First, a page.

• Use
• Binary operators
• Binary AND, OR and exclusive OR
• Binary NOT
• Shift operators
• Syntaxes
• Notes
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Binary operators
Use
The operations on binary values are performed:
• by the WLanguage functions: BinaryAND, BinaryOR, BinaryNOT, BinaryXOR
• by specific operators: binary operators, operators for right or left offset, operator for accessing the bits.
Binary operators

Binary AND, OR and exclusive OR

The following syntaxes can be used:
• Binary AND: <Value 1> & <Value 2>
• Binary OR: <Value 1> | <Value 2>
• Binary exclusive OR: <Value 1> || <Value 2>
The type of result depends on the type of the operands:
 Value 2Value 1 Integer on 4 Integer on 8 Other Integer on 4 Integer on 4 Integer on 8 Integer on 4 Integer on 8 Integer on 8 Integer on 8 Integer on 8 Other Integer on 4 Integer on 8 Integer on 8

Binary NOT

The syntax is as follows: ~ <Value>
The type of result depends on the operand type:
 Operand Result Integer on 4 Integer on 4 Integer on 8 Integer on 8 Other Integer on 8
Shift operators

Syntaxes

• Offset to left:
<Value 1> bitLeftShift <Value 2>>
bitLeftShift(<Value 1>, <Value 2>)
• Offset to right:
<Value 1> bitRightShift <Value 2>>
bitRightShift(<Value 1>, <Value 2>)

Notes

• The bits of <Value 1> are shifted from <Value 2> bits to the right or to the left.
For example:
bitLeftShift(4,1) // Returns 8

Indeed, 4 in decimal corresponds to 0100 in binary. Shifted from 1 bit to the left, we get 1000 in binary that corresponds to 8 in decimal.
bitRightShift(4,2) // Returns 1

Indeed, 4 in decimal corresponds to 0100 in binary. Shifted from 2 bits to the right, we get 0001 in binary that corresponds to 1 in decimal.
• The bits that exceed the size of <Value 1> are ignored. For example:
bitLeftShift(4,30) // Returns 0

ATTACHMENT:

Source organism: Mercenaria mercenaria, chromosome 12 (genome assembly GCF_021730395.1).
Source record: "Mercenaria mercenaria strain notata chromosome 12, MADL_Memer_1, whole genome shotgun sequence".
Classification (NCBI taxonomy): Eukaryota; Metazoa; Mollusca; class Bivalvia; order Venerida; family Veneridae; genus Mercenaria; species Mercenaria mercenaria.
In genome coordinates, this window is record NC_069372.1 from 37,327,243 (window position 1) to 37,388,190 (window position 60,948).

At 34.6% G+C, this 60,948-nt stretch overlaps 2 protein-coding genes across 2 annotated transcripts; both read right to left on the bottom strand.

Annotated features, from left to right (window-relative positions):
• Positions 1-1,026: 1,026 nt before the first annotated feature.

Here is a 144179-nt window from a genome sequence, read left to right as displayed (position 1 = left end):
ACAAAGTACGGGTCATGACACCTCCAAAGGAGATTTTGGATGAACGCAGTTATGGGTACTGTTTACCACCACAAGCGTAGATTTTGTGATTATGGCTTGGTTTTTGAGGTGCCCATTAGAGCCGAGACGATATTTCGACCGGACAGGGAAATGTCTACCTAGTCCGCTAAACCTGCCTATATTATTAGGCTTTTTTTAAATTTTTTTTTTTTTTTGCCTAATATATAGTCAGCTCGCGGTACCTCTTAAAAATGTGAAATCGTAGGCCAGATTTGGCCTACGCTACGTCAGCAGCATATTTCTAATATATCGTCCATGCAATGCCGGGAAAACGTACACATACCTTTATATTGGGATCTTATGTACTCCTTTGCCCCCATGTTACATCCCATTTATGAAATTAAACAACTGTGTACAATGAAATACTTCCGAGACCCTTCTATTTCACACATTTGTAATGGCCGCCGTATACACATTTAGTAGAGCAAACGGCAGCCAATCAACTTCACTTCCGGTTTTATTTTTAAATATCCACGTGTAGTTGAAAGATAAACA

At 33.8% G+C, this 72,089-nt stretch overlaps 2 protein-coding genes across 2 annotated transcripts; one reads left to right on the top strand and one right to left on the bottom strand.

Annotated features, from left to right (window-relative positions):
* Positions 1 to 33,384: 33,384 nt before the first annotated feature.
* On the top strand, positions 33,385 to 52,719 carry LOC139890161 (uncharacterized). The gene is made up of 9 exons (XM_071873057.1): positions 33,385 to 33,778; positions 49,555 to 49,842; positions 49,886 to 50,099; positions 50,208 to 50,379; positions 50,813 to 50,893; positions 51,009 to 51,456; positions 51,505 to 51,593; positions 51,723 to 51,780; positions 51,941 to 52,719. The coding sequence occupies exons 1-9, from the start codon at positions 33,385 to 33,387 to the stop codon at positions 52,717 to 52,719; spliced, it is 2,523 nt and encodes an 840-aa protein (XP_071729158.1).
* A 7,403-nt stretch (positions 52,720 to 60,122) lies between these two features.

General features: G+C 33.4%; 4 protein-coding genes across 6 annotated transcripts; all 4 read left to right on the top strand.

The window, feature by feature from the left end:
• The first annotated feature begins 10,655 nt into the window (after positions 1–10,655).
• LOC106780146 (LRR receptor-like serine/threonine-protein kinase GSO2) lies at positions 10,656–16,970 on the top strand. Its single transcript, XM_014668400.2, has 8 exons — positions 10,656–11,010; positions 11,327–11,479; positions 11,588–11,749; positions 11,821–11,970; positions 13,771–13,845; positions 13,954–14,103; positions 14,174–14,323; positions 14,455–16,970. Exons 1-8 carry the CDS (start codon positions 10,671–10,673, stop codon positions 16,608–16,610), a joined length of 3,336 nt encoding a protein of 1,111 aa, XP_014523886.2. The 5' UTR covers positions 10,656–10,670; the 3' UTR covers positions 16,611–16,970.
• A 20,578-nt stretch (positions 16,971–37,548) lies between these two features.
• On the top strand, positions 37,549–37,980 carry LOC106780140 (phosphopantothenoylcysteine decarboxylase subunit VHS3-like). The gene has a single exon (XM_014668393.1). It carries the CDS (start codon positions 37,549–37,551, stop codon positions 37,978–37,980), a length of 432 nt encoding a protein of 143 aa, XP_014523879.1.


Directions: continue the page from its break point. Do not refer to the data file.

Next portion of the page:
bitRightShift(4,4) // Returns 0
• If <Value 2> is greater than the size of <Value 1> (32 for a 4-byte integer and 64 for a 8-byte integer), the result is always equal to 0. For example:
bitLeftShift(4,35) // Returns 0
• The type of result depends on the type of the operand:
 Operand Value 1 Result Integer on 4 Integer on 4 Integer on 8 Integer on 8 Other Integer on 8

Syntax: <Value 1> [ <n> ]
This syntax is used to read or modify the value of <N> bit in the <Value 1> value.
Counting bits starts from 1 from left to right (from the lowest byte to the highest byte):
• 1 to 32 for an integer on 4 bytes,
• 1 to 64 for an integer on 8 bytes.
If the value of <n> is incorrect, the operation returns 0.
Examples:
// Positions the fifth and seventh bits to 1
n is int
n[5] = 1
n[7] = True
// Checks the value of bits 4, 5, 6 and 7
IF n[4] THEN Trace(4) // not displayed
IF n[5] THEN Trace(5) // displays 5
IF n[6] THEN Trace(6) // not displayed
IF n[7] THEN Trace(7) // displays 7
// Assign a value by modifying the bits
n is int = 0
// Switch on bit #1: n worth 1 in decimal
n[1] = 1
// Switch on bit #8 as well: n worth 129 in decimal (2 power 0 + 2 power 7)
n[8] = 1

Syntaxes:
• <Value 1> [ <n>, wlInt_1 ]
• <Value 1> [ <n>, wlInt_2 ]
• <Value 1> [ <n>, wlInt_4 ]
These syntaxes are used to read or modify the value of integer on 1, 2 or 4 bytes in the <Value 1> value.
Possible values for <n> according to the type of <Value 1>:
 Value 1 wlInt_1 wlInt_2 wlInt_4 Integer on 4 1 to 4 1 to 2 1 Integer on 8 1 to 8 1 to 4 1 to 2

If the value of <n> is incorrect, the operation returns 0.